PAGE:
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The design of Paws’ Nucleus, the design that will eventually be standardized and specified for Nucleus / interpreter implementations to follow, has gone through many periods of refinement and revision. We call these individual intermediate designs “stratum,” when referring to design specifics that were introduced or discarded at a particular point in the past.
When we have sufficiently refined the design and implemented it in several languages / environments to some extent, we will ratify the design into a formal specification for other implementations, and proceed to ensure each intermediate implementation previously produced properly adheres to the newly ratified specification. Thusly, the “last” stratum of the design is identical to the formal specification (i.e. “Paws Stratum 7” is identical to “Paws 1”, as opposed to “Paws 2”, assuming Strat 7 is the last phase of minor adjustments to the language.)
A brief, chronological history of the design of Paws.
The original Paws design. Characterized by conflation of Fullness and Nucleus interests; very complex “lookups” and inheritance designs, implicit intentions of much of the language to reside in nukespace.
The first major re-design, following suggestions of replacing much of the language’s core semantics (regarding, at the time, lists and lookups) with an objectspace formed of nested routines, wherein all structured data was code (à la lambda calculus.)
After major issues reconciling data-as-code with overall the goals of Paws, that entire design was discarded, and a return was made to the basics Strat 1 semantics
Much of the language was simplified from the original complex mess, and more evolved plans for a very ascetic “microkernel” architecture were laid out. Strat 3 saw much of the complexity of design and many of our flagship features ‘removed’ from the design, with plans to later implement them libside as a part of Fullness.
A brief flirtation with re-applying data-as-code to the newly simplified Strat 3 semantics. Also discarded.
An iterative re-design; tending towards the extremes of asceticism.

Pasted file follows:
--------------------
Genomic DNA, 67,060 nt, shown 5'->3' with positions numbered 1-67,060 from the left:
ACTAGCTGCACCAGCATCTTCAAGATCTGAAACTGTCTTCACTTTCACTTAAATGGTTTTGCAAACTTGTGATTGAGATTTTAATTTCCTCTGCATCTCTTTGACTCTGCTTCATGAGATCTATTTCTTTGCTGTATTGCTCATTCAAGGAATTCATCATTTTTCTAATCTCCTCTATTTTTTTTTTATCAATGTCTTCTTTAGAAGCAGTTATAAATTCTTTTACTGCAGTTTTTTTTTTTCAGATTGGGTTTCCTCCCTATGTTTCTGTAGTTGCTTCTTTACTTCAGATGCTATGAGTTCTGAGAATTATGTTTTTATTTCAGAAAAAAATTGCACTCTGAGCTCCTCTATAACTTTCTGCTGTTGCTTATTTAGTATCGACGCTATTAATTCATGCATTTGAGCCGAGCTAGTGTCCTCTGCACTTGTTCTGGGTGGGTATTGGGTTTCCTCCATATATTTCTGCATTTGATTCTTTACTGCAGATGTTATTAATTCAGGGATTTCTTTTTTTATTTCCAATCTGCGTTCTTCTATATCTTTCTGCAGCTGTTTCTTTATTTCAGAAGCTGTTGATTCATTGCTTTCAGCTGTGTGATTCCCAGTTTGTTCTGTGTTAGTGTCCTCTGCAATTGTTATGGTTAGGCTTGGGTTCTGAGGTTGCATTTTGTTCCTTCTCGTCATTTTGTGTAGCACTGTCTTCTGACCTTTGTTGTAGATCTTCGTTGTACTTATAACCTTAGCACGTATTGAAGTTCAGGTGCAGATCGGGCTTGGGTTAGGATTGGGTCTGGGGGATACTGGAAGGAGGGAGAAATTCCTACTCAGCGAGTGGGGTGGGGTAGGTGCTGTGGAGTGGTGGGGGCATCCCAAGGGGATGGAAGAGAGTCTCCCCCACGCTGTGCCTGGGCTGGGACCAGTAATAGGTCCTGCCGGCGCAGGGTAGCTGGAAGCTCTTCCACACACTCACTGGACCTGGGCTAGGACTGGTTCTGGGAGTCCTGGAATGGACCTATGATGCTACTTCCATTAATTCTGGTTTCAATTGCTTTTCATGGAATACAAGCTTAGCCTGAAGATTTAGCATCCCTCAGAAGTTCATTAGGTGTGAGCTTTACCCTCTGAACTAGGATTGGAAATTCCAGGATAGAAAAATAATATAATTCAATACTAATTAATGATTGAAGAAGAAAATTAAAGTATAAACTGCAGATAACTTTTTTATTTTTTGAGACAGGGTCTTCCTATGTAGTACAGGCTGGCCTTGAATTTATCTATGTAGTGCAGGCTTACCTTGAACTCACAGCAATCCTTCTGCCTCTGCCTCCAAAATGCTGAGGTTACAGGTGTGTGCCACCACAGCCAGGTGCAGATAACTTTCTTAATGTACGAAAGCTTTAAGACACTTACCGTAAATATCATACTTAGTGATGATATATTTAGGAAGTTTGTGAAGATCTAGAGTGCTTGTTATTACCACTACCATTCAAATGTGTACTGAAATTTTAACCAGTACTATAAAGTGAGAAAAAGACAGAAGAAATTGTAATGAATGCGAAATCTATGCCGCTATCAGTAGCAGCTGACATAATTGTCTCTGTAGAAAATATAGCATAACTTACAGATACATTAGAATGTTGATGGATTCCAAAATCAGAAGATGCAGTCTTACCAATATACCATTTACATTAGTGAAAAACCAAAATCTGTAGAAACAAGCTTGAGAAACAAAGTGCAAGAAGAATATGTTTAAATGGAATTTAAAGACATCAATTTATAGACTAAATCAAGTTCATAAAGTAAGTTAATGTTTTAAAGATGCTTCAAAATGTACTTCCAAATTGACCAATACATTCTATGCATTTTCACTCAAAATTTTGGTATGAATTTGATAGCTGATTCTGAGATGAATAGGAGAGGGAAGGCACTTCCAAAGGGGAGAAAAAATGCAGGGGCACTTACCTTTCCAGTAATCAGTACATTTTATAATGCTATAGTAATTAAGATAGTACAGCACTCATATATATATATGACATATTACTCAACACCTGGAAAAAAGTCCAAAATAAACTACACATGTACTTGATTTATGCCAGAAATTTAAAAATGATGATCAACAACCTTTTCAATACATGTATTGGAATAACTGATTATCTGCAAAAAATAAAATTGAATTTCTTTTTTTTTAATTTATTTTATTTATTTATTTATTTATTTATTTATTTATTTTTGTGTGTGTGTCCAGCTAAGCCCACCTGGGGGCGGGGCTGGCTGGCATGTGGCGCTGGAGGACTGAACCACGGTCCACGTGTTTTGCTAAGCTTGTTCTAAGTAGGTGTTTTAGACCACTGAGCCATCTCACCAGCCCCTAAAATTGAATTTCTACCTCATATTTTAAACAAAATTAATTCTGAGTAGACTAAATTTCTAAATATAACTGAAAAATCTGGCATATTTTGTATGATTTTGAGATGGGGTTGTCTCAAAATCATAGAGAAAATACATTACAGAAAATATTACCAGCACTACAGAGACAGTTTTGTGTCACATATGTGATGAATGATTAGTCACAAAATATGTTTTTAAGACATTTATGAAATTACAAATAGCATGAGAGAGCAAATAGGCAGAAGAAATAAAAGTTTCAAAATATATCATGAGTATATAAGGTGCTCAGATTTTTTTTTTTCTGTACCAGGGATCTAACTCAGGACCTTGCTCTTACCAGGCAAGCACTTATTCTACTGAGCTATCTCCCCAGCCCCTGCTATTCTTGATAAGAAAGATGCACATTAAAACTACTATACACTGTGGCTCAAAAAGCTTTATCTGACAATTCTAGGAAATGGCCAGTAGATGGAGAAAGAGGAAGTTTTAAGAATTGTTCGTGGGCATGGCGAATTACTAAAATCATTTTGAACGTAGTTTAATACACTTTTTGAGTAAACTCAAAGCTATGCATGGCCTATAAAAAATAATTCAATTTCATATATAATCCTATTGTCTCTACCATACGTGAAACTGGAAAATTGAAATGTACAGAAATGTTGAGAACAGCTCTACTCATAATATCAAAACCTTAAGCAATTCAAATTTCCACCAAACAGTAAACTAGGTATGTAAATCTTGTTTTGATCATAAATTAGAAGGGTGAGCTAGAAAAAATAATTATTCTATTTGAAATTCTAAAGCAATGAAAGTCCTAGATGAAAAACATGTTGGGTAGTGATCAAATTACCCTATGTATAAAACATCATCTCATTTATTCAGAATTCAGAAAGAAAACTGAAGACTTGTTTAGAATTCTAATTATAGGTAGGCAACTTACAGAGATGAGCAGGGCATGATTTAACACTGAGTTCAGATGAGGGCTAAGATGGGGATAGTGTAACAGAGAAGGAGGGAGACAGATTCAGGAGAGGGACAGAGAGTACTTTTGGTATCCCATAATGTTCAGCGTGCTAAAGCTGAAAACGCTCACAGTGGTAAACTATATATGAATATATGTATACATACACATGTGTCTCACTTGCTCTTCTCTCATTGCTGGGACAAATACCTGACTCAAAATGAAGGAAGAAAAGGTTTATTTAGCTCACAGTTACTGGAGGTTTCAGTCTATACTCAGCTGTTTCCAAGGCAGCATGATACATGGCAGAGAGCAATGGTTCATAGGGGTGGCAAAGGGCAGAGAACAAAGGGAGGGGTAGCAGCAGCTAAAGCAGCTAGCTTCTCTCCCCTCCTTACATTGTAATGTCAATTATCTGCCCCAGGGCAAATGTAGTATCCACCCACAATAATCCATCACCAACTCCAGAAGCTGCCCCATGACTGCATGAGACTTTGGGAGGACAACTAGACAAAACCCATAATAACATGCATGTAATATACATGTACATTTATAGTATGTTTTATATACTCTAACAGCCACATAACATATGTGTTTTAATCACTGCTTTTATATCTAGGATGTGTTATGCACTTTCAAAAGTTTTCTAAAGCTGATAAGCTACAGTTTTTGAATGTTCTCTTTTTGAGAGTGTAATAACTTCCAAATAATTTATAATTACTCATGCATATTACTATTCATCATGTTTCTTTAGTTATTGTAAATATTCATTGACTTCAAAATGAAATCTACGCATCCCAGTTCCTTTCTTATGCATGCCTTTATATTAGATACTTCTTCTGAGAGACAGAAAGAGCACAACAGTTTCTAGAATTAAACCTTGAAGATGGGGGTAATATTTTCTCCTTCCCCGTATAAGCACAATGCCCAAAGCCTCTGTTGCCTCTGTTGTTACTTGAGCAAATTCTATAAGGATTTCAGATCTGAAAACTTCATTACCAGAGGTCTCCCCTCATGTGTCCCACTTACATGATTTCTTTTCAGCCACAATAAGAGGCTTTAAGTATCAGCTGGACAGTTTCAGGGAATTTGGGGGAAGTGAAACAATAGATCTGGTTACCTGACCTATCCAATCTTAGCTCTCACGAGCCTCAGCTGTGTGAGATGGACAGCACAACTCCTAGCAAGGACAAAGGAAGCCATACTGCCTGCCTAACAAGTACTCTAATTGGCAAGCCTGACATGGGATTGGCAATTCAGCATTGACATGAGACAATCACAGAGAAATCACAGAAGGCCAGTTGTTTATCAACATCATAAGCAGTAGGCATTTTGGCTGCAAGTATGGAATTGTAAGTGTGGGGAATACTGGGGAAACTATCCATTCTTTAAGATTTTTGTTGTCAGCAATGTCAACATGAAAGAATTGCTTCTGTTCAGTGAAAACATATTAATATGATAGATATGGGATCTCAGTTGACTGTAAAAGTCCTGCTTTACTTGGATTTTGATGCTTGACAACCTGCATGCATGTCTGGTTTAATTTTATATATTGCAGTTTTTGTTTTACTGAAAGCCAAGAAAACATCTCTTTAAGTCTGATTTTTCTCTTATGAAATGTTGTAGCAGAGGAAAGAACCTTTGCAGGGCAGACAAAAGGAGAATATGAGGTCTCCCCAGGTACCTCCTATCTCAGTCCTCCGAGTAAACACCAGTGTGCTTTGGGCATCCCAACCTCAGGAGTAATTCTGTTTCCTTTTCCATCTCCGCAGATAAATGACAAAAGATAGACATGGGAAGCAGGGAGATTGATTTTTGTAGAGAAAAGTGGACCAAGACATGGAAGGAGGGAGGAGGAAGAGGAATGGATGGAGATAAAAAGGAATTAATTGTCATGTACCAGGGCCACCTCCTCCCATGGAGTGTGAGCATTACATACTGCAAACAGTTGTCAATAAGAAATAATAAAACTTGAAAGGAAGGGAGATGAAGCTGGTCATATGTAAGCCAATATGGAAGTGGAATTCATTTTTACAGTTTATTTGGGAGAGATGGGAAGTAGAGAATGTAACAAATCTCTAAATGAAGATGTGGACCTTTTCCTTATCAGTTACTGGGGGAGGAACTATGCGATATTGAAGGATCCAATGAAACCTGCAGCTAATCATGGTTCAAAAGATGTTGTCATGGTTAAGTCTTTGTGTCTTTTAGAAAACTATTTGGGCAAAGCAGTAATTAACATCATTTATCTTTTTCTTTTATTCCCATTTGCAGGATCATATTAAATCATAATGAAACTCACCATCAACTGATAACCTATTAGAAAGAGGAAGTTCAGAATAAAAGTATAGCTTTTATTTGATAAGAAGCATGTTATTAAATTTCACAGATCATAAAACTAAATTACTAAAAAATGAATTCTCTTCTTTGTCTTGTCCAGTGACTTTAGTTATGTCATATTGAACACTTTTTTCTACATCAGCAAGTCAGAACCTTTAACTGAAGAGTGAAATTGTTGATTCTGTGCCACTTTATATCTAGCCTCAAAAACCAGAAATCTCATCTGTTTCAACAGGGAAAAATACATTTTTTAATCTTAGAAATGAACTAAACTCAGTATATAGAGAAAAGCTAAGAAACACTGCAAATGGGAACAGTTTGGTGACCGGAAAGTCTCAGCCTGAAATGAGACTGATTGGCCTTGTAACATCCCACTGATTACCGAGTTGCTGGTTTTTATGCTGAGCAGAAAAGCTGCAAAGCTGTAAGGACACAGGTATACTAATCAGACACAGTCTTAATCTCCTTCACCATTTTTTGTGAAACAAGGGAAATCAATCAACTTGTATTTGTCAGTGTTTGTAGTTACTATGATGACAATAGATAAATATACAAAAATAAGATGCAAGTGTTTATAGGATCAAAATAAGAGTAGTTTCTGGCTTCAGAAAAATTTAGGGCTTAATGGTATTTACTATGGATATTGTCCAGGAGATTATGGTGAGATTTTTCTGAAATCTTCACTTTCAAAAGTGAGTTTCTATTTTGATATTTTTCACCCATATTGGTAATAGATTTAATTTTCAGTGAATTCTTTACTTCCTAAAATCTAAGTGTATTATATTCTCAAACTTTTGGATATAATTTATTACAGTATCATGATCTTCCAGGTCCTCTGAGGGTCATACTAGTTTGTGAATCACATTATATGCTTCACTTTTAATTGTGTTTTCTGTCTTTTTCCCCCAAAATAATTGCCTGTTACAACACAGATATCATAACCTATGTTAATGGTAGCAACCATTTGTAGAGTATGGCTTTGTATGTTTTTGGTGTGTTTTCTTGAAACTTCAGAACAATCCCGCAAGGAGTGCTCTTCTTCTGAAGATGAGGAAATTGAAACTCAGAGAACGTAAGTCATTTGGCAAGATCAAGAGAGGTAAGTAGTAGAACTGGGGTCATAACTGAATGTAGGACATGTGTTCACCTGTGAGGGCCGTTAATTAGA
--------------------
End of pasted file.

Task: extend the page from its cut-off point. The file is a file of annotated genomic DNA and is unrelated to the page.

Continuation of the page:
The most major change from Strat 3 to Strat 5 was the removal of routines as a nuketype, with intentions to implement them libside in terms of executions (our “continuation” datatype.) Involves major redesigns of almost every remaining element (as individually few in number as they may be of the Nuclear design.
Side-effected changes of that include a shift from “argumentative” to “coproduction” interface-design for Nuclear APIs, the removal of scope and variables of any form from the design (also to be implemented libside), and others.
Primarily replaced the old graph-touching “callers” machinery with a libside convention of “priming” executions for elective caller-passing.
Otherwise, only minor changes.
Replaced the complex “naughty”-based graph-climbing juxtaposition handler system with a more direct, and simple, system involving a mutable attribute of Things themselves.
Lost in the fog. Lots of architectural changes, but almost all of them minor by comparison to those coming earlier. Everything in the Nucleus solidifies into a coherent whole, we start looking for smaller, more specific bugs in the design we've put together.
In addition to more actual architectural changes, two major changes to the project itself:
- Yet again, major chunks of as-of-yet vague parts of the design were intentionally segregated and put off, so that the parts that are well-understood could be nailed down and implemented. This includes most of the ‘interesting’ stuff: distribution, insanities, time-travel, …
- Almost everything in the entire design was examined for silliness and NIH in terminology, and all that was excised for the purposes of producing a precise, comprehensible specification.
As a counterpoint to both of those (nominally negative) developments, the combination allowed me to complete the first version of a stable, complete, and comprehensive specification, in 2014, for the parts that were left. Hopefully allowing us to move forward with the project, both in terms of implementations, and in terms of exploring the less-well-defined parts that were chopped out of this version of the specification.
Of everything that's been removed, hopefully, at this point we can begin to bring our plans back, chunk by chunk. Beginning here with federation and distribution, at the very least. In addition, this should be the first version with an enlightened and evolved specification, instead of something hacked together by myself, a mere neophyte to these matters.